A.A. “Conference-approved” Literature That Frequently Mentions the Bible and God
Yep! You heard or read that correctly
A Two-Part Discussion of the Long Overlooked Big Book Personal Stories
Copyright 2012 Anonymous. All rights reserved
Part Two: Alcoholics Anonymous: The Original 1939 Edition, Segment 2A
(Dover Publications, Inc., 2011)
About Part One
In Part One, we discussed the A.A. General Service Conference-approved book published in 2003, which restored to “Conference-approved” status so many of the Big Book personal stories that were removed—piece by piece—over the years by printing new editions that simply eliminated them and replaced them with stories deemed more suitable to the powers that be.
We pointed to the lame excuses that the replacement took place because First Edition stories were written by the “uneducated;” merely to show “what we were like’ (emphasis added), and that they were written in an alleged “flying blind period,” “trial and error” by nature, and with plenty of “mistakes.”
About Part Two: How The First Edition, Personal Stories, and Dick B. Introduction in the Dover Publications Book Can Really Help Drunks Seek and Be Helped by God
In Part Two, we propose that those in 12-Step Fellowships freely use today two major tools:
(1) Point to, and boldly state that all the Big Book personal stories are now “Conference-approved” and thereby overcome the “bleeding deacon” test which consigned them to oblivion as relics of by-gone days. This can be done by citing the new “Conference-approved” publication by A.A. itself Experience, Strength and Hope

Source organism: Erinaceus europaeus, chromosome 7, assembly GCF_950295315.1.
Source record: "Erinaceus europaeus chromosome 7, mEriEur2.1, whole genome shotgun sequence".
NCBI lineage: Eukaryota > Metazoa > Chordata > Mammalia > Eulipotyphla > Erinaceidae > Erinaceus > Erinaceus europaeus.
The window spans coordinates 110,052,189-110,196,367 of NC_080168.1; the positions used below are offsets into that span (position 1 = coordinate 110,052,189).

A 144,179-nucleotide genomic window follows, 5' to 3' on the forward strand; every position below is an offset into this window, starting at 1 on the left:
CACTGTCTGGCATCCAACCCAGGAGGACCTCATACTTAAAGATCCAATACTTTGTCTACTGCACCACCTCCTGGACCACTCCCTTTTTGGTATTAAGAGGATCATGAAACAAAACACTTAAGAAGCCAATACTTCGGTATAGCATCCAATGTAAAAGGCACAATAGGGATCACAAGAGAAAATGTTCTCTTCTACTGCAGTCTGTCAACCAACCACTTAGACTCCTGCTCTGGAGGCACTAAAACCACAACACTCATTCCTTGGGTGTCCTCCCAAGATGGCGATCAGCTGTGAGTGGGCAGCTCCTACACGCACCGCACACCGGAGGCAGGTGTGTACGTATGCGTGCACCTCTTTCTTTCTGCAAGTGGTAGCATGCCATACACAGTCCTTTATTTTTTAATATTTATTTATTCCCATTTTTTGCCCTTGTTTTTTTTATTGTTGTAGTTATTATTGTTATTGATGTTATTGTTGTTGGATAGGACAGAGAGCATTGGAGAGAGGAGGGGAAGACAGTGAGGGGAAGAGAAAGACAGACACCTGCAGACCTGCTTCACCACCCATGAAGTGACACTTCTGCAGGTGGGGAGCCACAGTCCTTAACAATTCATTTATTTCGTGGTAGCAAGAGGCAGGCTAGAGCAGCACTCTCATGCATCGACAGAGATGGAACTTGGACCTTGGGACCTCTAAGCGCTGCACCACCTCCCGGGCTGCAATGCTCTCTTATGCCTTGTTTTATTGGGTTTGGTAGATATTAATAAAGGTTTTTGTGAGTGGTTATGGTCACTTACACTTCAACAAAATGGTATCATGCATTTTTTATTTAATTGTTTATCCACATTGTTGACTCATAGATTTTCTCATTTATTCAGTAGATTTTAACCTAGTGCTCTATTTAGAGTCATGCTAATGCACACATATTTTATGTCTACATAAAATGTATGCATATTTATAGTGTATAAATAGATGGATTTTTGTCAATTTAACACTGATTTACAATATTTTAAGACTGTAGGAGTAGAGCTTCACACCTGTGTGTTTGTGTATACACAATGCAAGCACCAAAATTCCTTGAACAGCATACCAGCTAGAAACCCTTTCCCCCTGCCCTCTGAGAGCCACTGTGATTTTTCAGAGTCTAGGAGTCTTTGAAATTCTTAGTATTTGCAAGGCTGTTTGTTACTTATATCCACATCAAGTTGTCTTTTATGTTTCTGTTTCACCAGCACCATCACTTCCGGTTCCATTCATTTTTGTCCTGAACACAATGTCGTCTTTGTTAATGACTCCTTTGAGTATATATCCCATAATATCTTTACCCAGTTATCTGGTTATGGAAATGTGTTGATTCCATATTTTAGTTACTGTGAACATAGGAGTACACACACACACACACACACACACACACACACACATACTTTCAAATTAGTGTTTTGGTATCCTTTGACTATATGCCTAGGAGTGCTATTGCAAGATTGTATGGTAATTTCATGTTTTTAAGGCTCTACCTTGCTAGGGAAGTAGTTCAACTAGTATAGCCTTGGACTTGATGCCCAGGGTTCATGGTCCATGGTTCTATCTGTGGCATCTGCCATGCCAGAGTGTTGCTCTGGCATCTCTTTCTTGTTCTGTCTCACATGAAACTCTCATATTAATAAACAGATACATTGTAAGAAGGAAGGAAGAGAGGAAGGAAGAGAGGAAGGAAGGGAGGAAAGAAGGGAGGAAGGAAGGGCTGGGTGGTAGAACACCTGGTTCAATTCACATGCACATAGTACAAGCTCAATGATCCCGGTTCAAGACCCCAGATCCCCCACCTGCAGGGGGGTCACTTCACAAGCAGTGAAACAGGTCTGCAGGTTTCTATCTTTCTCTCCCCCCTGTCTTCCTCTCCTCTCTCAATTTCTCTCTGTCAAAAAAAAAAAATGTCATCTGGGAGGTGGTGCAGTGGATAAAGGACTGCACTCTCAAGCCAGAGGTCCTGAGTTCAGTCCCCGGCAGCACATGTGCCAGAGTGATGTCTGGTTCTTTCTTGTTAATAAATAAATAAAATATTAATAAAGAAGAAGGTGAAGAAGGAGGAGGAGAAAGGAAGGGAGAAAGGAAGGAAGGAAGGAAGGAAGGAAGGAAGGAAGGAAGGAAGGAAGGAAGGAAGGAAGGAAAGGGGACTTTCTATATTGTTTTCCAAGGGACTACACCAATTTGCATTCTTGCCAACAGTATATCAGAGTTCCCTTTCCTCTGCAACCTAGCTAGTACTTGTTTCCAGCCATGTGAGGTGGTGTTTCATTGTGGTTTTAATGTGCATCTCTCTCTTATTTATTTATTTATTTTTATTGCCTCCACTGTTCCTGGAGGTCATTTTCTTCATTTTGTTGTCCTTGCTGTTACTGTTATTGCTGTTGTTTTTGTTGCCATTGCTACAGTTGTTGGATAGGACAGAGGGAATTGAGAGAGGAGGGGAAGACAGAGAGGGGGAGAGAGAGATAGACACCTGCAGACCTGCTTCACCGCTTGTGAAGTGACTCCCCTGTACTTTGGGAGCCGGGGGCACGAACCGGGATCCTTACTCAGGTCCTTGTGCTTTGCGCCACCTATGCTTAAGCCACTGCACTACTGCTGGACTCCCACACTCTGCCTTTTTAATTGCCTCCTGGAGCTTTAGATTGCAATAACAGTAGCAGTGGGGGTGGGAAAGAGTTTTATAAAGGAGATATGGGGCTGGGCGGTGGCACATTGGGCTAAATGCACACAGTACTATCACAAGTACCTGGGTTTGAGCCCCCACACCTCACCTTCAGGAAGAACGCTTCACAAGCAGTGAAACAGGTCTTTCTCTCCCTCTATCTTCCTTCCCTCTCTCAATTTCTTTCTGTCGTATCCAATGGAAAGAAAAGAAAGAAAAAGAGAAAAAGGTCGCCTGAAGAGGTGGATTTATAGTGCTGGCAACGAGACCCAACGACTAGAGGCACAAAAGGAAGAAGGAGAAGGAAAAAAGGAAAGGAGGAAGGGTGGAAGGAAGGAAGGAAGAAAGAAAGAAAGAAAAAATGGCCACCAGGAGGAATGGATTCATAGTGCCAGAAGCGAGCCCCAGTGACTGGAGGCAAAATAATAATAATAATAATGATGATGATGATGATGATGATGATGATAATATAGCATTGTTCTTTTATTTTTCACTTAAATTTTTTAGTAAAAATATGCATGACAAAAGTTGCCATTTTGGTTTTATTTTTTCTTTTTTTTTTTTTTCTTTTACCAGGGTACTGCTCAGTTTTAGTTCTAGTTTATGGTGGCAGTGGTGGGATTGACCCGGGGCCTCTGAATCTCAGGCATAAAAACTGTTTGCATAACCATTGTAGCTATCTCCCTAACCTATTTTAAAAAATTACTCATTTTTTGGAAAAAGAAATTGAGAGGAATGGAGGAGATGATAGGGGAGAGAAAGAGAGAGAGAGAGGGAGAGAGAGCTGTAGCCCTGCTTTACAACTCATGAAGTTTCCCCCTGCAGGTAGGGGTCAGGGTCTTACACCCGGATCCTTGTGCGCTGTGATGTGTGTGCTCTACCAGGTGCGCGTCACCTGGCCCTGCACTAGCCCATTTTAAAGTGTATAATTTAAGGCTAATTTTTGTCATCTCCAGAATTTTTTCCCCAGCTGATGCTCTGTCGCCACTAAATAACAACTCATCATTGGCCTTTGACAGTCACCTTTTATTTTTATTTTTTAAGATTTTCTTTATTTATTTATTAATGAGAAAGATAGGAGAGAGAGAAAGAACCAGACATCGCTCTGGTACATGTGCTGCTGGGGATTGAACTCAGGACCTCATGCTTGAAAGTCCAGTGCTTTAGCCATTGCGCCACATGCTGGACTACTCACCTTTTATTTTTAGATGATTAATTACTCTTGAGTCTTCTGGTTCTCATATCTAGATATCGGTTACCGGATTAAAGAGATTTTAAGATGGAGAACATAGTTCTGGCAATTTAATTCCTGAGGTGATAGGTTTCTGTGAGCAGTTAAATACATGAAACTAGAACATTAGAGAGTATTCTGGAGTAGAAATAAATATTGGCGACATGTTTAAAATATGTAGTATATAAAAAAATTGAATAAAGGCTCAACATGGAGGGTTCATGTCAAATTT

(2) Use for general reading, authoritative facts, and application of old school A.A. principles today, the 2011 publication Alcoholics Anonymous “The Big Book” The Original 1939 Edition Bill W.: With a New Introduction by Dick B. (Mineola, NY: Dover Publications, Inc., 2011). In so doing, you can treat the personal stories and the testimonies that were intended to show how and why the original, old school program—summarized by Frank Amos in DR.BOB and the Good Oldtimers, at page 131—had produced the successes (75% claimed in Akron, and 93% documented in Cleveland) attained by reliance on God, accepting Christ, obeying God’s will, using the Bible and prayer, and helping others. Bearing in mind and taking special note that the stories did not and could not mention the Big Book or the Twelve Steps because neither existed prior to the date of publication in 1939.
What You Will Learn From the Dover Publications Edition
• Despite shopworn and disarming statements that are frequently made with the claim that the Big Book language has never been changed, you will see the error of that claim. And you will see that the entire Bill Wilson conversion experience program was completely altered by eliminating the A.A. Solution—A “Spiritual Experience.”
• You will see from the original First Edition personal stories just how many times Christ and Christianity were mentioned, how many times the Bible was mentioned, and how very frequently reliance on God (not some nonsense god or illusory higher power) was stressed.
• You will see from the extensive introduction by Dick B. the importance of the First Edition stories; precise places where God, Christianity, and the Bible were mentioned; and how these stories fit so neatly with the real Akron A.A. Christian Fellowship program that has been the subject of so many Dick B. books and articles. See for example The Dick B. Christian Recovery Guide, 3rd ed., 2010
Probative Direct Quotes from Personal Stories, Segment 2A–Using Dover’s Pages as References
1. The first story is Dr. Bob’s. And the last page—193—will suffice:
If you think you are an atheist, an agnostic, a skeptic, or have any other form of intellectual pride which keeps you from accepting what is in this book, I feel sorry for you. . . . Your Heavenly Father will never let you down!
2. The Unbeliever, pp. 194-205:
I asked him desperately what it was. And he said, “God.”